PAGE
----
If the commission came up with and supported a more balanced approach, it might get a more receptive audience for its ideas. Not every road has to be a toll road built and financed by Cintra.
A little common sense will help, sometimes. TxDOT seems to have a way of dumping gasoline on the fire. A good example was right after the 2007 legislative session (when the Legislature banned cities from issuing speeding tickets with automated cameras) when TxDOT put up automated cameras in a rural part of Interstate 10 to issue speed warnings. No wonder rural folk don't trust TxDOT!
TxDOT is still under the Governor's control and its tolling policies have not been repealed, largely due to a lack of legislative will-power.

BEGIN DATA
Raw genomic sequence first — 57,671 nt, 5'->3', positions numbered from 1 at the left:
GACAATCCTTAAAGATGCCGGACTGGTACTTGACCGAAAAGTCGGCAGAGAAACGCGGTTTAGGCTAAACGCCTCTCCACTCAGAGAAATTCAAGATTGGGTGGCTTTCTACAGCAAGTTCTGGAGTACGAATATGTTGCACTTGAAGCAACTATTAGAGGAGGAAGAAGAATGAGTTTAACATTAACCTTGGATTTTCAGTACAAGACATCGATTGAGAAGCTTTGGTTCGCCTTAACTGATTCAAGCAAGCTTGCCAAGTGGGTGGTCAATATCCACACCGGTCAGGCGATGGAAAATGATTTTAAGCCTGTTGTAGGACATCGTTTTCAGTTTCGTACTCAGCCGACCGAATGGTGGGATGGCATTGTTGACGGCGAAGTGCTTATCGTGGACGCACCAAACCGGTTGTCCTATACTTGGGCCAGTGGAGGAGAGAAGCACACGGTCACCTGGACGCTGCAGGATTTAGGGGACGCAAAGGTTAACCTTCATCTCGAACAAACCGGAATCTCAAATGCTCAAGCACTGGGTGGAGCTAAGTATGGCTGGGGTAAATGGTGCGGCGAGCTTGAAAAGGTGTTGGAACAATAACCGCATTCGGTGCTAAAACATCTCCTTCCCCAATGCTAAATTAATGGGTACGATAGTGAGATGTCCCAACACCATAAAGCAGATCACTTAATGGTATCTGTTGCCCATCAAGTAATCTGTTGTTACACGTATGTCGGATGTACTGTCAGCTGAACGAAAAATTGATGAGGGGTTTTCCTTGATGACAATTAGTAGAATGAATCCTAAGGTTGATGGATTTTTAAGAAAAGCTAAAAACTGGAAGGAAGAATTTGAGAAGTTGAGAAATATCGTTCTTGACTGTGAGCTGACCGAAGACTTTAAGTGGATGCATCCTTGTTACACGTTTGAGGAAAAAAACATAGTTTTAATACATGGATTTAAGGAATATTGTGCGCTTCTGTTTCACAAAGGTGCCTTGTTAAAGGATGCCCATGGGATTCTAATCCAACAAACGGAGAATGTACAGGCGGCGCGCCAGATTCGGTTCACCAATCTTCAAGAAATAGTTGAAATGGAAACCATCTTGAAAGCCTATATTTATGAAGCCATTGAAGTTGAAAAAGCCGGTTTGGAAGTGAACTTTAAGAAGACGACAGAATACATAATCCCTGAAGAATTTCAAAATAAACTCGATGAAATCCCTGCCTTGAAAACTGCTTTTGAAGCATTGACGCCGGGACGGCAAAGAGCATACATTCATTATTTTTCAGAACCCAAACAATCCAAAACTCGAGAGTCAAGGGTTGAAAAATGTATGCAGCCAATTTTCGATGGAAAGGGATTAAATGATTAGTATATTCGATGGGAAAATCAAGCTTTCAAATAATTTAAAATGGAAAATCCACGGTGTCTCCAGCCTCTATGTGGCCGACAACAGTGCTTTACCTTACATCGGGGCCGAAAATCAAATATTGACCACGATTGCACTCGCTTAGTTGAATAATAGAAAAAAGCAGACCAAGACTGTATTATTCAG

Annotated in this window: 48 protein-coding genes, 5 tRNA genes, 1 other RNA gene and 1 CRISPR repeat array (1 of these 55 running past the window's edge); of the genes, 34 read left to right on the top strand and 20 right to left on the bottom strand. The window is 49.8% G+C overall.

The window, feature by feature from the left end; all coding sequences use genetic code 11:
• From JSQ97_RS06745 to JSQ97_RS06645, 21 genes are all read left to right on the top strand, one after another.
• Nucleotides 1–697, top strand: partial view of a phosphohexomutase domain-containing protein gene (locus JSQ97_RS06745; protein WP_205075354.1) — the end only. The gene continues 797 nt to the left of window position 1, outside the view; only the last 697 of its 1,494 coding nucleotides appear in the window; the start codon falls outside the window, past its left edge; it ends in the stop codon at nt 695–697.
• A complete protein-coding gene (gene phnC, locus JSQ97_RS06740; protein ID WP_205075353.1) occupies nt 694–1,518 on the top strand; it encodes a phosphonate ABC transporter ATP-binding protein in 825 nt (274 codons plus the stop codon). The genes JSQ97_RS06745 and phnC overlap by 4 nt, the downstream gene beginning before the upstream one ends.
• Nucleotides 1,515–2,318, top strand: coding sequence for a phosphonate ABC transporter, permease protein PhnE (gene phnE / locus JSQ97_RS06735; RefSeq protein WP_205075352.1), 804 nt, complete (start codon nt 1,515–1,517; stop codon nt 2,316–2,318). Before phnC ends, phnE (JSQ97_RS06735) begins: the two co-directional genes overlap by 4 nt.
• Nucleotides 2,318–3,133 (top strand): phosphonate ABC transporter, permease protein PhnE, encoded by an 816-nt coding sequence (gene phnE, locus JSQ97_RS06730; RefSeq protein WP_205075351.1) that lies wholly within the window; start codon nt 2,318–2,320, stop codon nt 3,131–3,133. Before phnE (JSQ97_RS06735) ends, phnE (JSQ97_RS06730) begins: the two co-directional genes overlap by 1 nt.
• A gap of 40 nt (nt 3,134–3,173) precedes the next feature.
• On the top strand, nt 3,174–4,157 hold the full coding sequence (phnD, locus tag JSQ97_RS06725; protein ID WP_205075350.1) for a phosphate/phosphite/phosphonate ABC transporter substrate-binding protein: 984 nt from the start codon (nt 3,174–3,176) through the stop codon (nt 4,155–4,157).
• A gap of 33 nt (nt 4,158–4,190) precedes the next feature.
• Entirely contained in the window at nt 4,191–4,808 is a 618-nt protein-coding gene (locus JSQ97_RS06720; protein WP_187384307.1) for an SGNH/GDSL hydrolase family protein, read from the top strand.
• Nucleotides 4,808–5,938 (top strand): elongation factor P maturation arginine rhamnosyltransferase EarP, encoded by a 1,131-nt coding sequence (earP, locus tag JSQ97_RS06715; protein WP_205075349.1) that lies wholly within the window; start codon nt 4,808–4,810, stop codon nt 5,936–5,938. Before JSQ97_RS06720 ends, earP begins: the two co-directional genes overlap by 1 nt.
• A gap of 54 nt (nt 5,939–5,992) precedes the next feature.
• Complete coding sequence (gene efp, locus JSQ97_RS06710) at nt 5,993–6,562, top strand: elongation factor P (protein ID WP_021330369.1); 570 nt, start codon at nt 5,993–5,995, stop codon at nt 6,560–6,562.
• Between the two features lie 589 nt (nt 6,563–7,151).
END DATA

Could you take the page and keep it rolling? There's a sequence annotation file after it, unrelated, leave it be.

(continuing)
If the Legislature wanted to stop this stuff, it could - even when Perry plays hard ball. Lawmakers can override vetoes. They can brave special sessions. They could make life unpleasant for the governor by holding hearings into the revolving door between the governor's office and certain transportation contractors (including issuing subpoenas to transportation lobbyists who used to work for Perry). They can propose new ethics and campaign contribution legislation.
The agency is up for Sunset in 2009, and the Legislature could easily have someone besides the Governor appointing its board. Or it could allow Comprehensive Development Agreement authority to expire.
But if the new commissioners take a more cooperative approach to transportation, the Legislature may conclude that none of the above steps are necessary.
In other words, the new commissioners are coming in under a cloud, but they also still have an opportunity to make changes - if they want to.